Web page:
Financial economist Ed Yardeni, in his note to clients today, says Citigroup founder Sandy Weill isn't the only contributor to the U.S. bank blow-up to have second thoughts about the wisdom of mashing high-risk securities traders and investment bankers with sober commercial and consumer loan-and-deposit companies.
Weill, who had the support of then-President Clinton and Fed chief Alan Greenspan, Sen. Phil Gramm and his ally Republicans along with Democrats like current Vice President Joe Biden, ex-Treasury Secretaries Larry Summers and Bob Rubin, and other Washington enablers, now finds himself on the side of big-bank critics like FDIC boss Sheila Bair, ex-Fed chief Paul Volcker, and Neil Barofsky, former Special Inspector General for the TARP bank-bailout program, who has written a book about banking collaborators in government. called, appropriately, Bailout.
Weill isn't the first Great Big Bank backer to recant, Yardeni notes.
Ex-Fed head Alan Greenspan in October 2008 told Congress he was "in a state of shocked disbelief" to learn that giant banks' "self-interest" had failed to prevent them from putting personal greed in favor of financial stability.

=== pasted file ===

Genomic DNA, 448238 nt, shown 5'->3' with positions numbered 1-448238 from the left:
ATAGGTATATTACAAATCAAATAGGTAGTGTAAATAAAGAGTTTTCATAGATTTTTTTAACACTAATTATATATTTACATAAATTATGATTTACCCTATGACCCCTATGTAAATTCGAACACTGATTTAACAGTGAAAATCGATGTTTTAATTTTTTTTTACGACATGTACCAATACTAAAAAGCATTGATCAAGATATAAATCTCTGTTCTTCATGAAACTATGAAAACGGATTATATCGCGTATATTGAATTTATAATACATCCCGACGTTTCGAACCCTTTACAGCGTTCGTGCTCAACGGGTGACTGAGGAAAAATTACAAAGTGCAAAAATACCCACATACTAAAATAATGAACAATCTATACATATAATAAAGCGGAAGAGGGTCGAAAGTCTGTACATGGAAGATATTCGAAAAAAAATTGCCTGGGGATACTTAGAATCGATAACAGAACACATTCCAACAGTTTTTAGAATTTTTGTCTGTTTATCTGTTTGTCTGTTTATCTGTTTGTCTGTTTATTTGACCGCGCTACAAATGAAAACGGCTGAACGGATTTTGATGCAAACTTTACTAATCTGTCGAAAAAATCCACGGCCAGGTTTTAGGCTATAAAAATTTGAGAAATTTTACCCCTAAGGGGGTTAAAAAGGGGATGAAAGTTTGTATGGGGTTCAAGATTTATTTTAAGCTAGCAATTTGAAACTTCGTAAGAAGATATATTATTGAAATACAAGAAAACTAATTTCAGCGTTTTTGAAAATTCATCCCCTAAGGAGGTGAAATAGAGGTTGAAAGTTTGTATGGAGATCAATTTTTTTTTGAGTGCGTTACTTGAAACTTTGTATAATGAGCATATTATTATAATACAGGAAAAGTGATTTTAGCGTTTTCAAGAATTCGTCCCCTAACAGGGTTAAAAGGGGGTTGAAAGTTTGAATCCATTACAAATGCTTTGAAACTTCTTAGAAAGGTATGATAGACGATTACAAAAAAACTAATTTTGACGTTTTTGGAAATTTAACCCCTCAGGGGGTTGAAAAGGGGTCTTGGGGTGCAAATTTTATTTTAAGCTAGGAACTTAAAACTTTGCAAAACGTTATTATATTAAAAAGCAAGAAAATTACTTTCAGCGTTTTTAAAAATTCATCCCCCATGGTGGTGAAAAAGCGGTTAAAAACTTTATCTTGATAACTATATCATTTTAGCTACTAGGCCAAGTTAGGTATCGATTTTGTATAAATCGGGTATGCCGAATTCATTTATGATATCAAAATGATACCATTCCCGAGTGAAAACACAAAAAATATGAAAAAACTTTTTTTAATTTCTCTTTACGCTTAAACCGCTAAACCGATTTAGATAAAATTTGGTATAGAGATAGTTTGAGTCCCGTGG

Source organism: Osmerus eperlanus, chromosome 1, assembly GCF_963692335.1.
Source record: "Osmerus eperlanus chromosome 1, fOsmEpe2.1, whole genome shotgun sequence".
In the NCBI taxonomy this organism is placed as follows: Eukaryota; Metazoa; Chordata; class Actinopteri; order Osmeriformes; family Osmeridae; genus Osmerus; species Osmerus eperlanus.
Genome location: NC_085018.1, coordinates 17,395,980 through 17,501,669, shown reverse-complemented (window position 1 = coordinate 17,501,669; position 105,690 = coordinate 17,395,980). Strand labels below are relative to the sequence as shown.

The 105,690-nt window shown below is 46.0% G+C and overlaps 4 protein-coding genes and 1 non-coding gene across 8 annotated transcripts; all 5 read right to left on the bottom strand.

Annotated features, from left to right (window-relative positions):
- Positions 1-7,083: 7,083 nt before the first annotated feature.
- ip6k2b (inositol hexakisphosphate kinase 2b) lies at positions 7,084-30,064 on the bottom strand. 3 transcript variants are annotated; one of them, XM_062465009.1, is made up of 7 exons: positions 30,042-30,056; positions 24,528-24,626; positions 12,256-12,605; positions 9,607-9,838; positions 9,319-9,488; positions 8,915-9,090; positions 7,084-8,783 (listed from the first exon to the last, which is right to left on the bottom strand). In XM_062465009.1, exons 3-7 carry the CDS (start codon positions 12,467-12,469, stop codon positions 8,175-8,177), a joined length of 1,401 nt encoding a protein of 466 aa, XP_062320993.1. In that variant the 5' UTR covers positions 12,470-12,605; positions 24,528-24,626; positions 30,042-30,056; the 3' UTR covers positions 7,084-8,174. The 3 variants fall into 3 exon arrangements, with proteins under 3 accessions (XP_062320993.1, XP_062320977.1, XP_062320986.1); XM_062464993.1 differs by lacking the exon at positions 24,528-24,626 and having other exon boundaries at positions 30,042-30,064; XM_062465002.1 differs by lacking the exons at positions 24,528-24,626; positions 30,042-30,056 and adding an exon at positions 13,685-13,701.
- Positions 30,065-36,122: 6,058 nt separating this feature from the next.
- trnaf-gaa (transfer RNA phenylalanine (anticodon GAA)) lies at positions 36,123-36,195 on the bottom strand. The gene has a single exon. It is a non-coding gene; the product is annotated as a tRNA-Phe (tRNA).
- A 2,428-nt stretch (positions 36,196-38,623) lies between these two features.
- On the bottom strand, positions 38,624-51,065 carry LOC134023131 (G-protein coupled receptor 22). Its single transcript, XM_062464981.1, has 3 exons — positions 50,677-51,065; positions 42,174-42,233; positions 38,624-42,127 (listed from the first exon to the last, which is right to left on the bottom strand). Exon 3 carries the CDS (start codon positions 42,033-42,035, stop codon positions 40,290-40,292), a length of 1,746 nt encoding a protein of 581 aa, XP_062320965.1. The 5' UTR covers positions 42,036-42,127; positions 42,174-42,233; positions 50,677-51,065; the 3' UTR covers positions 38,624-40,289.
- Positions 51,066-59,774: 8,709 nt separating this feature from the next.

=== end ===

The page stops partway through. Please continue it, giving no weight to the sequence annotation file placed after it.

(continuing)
Goldman Sachs boss (still!) Lloyd Blankfein wrote in the Finanical Times in February 2009 that "every financial institution" that, like his, traded mortgage-backed bonds shares responsibility for the market's blow-up and collapse.
Yardeni wants Treasury Secretary Tim Geithner to be the next to admit he was wrong -- for continuing to use Libor to be the financial benchmark for U.S. government assets even after he knew, in 2008, that the supposed credit market benchmark number was artificially cooked in bankers' favor.
Yardeni, no friend of big government, finds the whole mess a blow for strict, clear government regulation of banking: “The problem with banks is that they tend to blow up on a regular basis. That’s because bankers are playing with other people’s money (OPM). They consistently abuse the privilege and shirk their fiduciary responsibilities. Whenever they get into trouble, government regulators scramble to bail them out first and then to regulate them more strictly. Without fail, the bankers respond to tougher rules by using some of the OPM to hire financial engineers and political lobbyists to figure out ways around the new regulations.